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10 Tips for Eating More Sustainably

by | Health

May 30, 2022

When we say eat sustainably, we are referring to eating habits that don’t pose a threat to either you or your environment. It is helpful to note that our little day-to-day actions affect the environment, including our eating habits. Hence, we should all try as much as we can to eat sustainably. Here are 10 simple ways to eat more sustainably without it feeling like a chore: 

1. Limit Your Intake of Ultra-Processed Foods

Processed foods are a group of foods that have been tweaked before consumption. Processing can involve frying, canning, baking, drying, and maybe even the addition of chemicals. 

The process by which food is altered is usually energy-consuming, and gases may be released into the atmosphere as this is done, causing harm. So, staying away from processed foods, especially those processed in industries using heavy machinery, is a great idea. 

And not only because it protects the environment; it may protect your health. 

Processed foods have been linked to weight gain and other health problems. Reducing your intake of ultra-processed foods is one of the recommended ways to eat more sustainably.

Read: Why You Should Start Eating Real Food

2. Seafood? Not Too Much

The earth has more water than land. This means that if we are to preserve our world, we also have to pay much attention to our water bodies. 

Water, like land, supports a wide array of life that are helpful in maintaining the earth.

Zoo planktons, for example, produce oxygen and also serve as food for primary consumers in the sea. 

Fishes have their part to play, and so does every organism in the ocean. 

So, excessively eating seafood may constitute a problem. 

Stick to eating only seafood that is not considered ‘endangered’ or rare. Don’t purchase them. This would be withdrawing your support from people who overfish and, thus, destroy our water habitats. 

3. What Kind of Meat Are You Eating?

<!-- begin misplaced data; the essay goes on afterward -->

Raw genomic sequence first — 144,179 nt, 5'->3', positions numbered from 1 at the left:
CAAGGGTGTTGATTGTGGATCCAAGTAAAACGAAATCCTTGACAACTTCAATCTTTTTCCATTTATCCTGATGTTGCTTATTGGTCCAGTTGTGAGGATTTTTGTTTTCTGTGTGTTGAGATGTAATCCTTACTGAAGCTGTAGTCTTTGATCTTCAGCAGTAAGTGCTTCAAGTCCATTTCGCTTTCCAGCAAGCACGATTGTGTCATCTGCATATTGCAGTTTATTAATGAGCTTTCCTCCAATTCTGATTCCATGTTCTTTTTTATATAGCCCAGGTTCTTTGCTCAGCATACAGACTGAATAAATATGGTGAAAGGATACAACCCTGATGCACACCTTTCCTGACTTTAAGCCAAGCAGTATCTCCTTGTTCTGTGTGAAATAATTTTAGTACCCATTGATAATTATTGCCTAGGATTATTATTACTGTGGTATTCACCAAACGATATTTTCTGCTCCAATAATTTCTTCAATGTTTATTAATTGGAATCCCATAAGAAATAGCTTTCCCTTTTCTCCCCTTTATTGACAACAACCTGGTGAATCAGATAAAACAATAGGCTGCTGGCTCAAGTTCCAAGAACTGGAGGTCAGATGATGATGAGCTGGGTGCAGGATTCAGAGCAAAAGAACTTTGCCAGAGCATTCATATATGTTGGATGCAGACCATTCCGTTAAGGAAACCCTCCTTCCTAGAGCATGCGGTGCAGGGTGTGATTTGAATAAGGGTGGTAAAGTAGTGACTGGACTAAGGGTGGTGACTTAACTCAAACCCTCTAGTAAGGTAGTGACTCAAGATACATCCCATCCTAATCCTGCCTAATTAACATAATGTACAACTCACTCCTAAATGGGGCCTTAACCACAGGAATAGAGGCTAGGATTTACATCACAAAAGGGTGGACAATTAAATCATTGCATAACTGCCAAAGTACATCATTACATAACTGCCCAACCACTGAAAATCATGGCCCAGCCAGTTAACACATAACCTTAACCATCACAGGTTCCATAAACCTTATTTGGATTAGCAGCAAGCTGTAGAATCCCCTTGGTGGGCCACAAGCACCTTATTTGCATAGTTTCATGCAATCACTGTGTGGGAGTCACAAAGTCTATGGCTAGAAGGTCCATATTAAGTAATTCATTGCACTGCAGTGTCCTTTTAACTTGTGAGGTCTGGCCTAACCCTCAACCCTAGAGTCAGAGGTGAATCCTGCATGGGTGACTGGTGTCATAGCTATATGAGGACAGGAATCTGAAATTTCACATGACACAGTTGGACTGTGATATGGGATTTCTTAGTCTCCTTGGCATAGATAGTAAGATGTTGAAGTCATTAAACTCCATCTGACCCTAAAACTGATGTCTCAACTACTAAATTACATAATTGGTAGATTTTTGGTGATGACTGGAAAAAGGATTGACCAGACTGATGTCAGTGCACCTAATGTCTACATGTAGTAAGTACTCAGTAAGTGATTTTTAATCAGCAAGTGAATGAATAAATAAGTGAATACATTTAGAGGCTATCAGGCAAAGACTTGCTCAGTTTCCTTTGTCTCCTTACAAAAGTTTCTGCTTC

We’ve talked about how eating certain species can pose a direct threat to the environment. 

Amongst many of these species are many animals. Some of which include: the gorillas, elephants, jaguars, etc.

Many tribes, especially ones in forest and mangrove areas, call this ‘bushmeat.’ Well, we’ll like for you to call it: ‘endangered species; not meat.’ 

If you want to eat sustainably, try not to eat these animals. Do not purchase them, as this will only encourage poachers to go after them the more in a bid to make more sales. 

If you can, report anyone selling ‘bushmeat’ to the authorities. 

Read: Top 10 Superfoods to Get Lean


4. Purchase Locally Made Food

It is a great idea to purchase food grown in your locality. 

Doing this comes with a lot of benefits, some to you, others to your town, and the rest to your environment. When you purchase locally made food, you: 

  • Eat Fresh: transporting food across regions takes time. And during this time, it is possible that changes occur within the foods. When you purchase locally made food, you eat the food in real-time, when the nutrients are still intact. 
  • Support Local Farmers: local farmers usually rely on the profit they make from the sales of their produce. Buying from them is supporting your local economy.